Managers, by their very nature, are problem solvers. While that quality served them well up to this point, it’s important that they make a shift from solving problems themselves to helping their people come to the answer on their own. They can do this by changing the way they coach and develop. Rather than offering solutions right away, they can engage and empower their people by simply asking questions and allowing people to evaluate options and determine the best way forward on their own. Making this shift offers two big rewards. First, managers have more time! This happens because they are no longer spending a big percentage of their time solving problems for their people. Second, and most importantly, their people are more engaged and contribute at a higher level since they came up to the solution on their own, rather than being told what to do.
If we had to summarize the leading cause of disengagement in one word, it would be: disconnects. In our experience, disconnects = disengagement. Disconnects can manifest themselves in many ways, all of which build barriers and walls to engagement. Here are some of the most common disconnects we come across in our work:
The first question you need to ask yourself is: “What are we trying to accomplish?” Is it for employees to understand the strategic initiatives you’re communicating to them, or to actually be engaged in them and understand their role in bringing them to life? There is a difference. I assume, like any well-meaning organization, you want to accomplish both. How you go about this is critical. While the methods you mention may make an impact to some degree, most of them seem like an attempt to “tell” employees what is important to your leadership instead of focusing on what employees are curious about. It is also important to provide the appropriate and safe environment (typically in a small group) for employees to engage in discussion and feel encouraged to share their perspective while learning about the why, what, and how of your strategy.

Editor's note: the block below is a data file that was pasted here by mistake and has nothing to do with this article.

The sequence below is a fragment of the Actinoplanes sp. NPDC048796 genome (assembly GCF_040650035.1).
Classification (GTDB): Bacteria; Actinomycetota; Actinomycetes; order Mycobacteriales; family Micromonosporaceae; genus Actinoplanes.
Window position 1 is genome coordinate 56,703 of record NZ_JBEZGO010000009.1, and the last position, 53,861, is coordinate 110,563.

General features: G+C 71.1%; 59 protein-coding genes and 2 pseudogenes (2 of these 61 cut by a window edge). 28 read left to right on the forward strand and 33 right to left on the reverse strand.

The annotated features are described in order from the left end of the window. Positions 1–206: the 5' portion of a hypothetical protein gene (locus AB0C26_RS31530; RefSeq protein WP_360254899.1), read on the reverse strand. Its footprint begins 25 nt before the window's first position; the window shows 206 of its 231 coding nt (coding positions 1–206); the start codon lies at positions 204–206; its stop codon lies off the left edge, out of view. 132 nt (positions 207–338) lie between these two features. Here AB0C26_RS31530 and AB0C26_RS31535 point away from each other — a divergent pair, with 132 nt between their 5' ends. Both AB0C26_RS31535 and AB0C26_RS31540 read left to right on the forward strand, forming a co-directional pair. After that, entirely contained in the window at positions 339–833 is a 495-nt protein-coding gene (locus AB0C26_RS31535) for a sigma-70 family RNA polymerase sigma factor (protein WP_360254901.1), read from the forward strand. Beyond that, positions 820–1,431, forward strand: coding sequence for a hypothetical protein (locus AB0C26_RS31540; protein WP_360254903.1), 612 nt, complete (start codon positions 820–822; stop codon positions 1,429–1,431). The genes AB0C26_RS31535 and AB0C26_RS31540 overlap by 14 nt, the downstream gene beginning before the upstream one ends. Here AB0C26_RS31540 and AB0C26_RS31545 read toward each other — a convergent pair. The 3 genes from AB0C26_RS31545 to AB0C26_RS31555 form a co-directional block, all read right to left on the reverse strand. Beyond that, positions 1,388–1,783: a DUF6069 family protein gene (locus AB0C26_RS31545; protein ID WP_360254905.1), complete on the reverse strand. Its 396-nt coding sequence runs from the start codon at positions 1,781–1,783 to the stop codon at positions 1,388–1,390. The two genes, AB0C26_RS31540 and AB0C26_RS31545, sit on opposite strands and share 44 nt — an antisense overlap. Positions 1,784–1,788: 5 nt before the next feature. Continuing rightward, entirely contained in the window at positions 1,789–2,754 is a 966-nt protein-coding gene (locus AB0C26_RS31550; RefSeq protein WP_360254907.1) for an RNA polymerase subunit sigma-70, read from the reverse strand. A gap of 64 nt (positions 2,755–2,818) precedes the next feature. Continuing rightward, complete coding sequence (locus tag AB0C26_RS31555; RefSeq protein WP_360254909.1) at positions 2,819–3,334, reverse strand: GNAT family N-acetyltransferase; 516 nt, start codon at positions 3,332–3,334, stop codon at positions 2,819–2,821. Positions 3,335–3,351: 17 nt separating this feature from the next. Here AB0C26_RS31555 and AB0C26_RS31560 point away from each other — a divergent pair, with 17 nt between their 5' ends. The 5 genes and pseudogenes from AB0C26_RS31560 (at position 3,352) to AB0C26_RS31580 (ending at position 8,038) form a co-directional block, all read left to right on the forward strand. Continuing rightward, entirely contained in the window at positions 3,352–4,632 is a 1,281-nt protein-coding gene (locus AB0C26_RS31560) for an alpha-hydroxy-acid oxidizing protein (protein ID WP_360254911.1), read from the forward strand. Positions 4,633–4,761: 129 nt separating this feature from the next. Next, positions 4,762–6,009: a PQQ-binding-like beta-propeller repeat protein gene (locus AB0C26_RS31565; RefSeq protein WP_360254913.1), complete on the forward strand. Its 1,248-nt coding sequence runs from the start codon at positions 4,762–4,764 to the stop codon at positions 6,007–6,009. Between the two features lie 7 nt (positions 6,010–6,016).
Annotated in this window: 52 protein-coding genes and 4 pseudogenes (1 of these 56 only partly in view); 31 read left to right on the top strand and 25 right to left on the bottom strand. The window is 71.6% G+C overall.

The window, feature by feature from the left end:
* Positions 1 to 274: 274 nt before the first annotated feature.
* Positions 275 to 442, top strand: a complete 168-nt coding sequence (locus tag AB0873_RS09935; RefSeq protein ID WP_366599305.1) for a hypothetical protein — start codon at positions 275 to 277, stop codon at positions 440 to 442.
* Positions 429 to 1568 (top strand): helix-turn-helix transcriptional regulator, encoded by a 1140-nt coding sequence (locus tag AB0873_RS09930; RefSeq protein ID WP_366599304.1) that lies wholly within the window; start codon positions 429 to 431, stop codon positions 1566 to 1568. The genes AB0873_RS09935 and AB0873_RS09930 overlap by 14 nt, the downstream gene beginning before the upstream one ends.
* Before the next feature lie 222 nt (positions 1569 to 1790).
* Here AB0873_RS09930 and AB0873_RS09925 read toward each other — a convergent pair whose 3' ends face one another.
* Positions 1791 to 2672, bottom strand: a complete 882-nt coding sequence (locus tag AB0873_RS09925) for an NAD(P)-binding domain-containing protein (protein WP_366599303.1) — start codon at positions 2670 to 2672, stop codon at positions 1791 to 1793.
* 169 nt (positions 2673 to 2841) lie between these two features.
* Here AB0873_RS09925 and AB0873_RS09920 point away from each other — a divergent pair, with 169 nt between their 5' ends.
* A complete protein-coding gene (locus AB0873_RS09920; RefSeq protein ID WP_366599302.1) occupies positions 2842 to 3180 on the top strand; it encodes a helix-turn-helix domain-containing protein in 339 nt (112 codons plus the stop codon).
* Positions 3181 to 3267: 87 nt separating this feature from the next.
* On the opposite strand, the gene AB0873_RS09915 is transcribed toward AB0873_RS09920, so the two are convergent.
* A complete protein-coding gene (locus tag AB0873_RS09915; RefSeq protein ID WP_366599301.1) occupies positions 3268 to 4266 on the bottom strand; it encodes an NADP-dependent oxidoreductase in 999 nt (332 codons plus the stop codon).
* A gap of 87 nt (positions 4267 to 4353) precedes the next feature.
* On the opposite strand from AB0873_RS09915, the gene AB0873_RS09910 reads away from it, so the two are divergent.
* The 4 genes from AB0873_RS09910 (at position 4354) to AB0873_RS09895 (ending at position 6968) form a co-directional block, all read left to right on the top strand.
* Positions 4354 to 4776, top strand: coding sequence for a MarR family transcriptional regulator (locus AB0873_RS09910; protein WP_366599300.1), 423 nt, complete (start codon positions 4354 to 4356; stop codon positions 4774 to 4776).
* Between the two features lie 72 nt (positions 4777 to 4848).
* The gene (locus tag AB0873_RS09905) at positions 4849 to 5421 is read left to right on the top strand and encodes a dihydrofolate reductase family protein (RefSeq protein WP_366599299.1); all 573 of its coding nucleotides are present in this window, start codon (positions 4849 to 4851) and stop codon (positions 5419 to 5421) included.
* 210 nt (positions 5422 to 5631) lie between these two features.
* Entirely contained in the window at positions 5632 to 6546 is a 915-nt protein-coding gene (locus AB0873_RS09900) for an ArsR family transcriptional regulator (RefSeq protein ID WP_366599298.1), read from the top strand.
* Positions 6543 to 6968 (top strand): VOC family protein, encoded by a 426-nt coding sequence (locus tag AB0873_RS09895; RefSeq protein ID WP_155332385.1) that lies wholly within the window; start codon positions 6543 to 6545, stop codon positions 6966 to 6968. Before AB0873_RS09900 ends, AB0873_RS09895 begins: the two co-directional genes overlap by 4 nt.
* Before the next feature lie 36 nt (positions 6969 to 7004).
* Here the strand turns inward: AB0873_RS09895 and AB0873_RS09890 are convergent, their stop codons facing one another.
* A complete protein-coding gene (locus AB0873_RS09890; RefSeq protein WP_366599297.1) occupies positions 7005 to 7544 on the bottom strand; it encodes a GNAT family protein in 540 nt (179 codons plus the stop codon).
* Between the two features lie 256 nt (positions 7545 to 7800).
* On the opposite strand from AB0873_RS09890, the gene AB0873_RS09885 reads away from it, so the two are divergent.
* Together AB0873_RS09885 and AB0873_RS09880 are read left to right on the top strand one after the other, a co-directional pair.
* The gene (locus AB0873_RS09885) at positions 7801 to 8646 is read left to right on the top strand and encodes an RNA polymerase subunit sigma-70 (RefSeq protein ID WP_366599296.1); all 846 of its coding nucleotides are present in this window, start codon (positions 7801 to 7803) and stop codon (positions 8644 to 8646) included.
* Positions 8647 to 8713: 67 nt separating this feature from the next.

The second question to consider is: “What are we really measuring?” Is it an important measure for the business? Does anyone really care about your engagement survey other than HR? While everyone wants engaged employees, you might consider questioning what comprises your survey and focus on the key people measurements that are critical to their role in bringing your initiatives and strategy to life.
Get the answers to your business strategy execution questions from the experts at Root Inc. Submit your questions on the hard-to-solve issues your business is trying to tackle from customer experience and manager development, to strategy deployment and sustainment. Email us your questions and look for the answer in the next issue.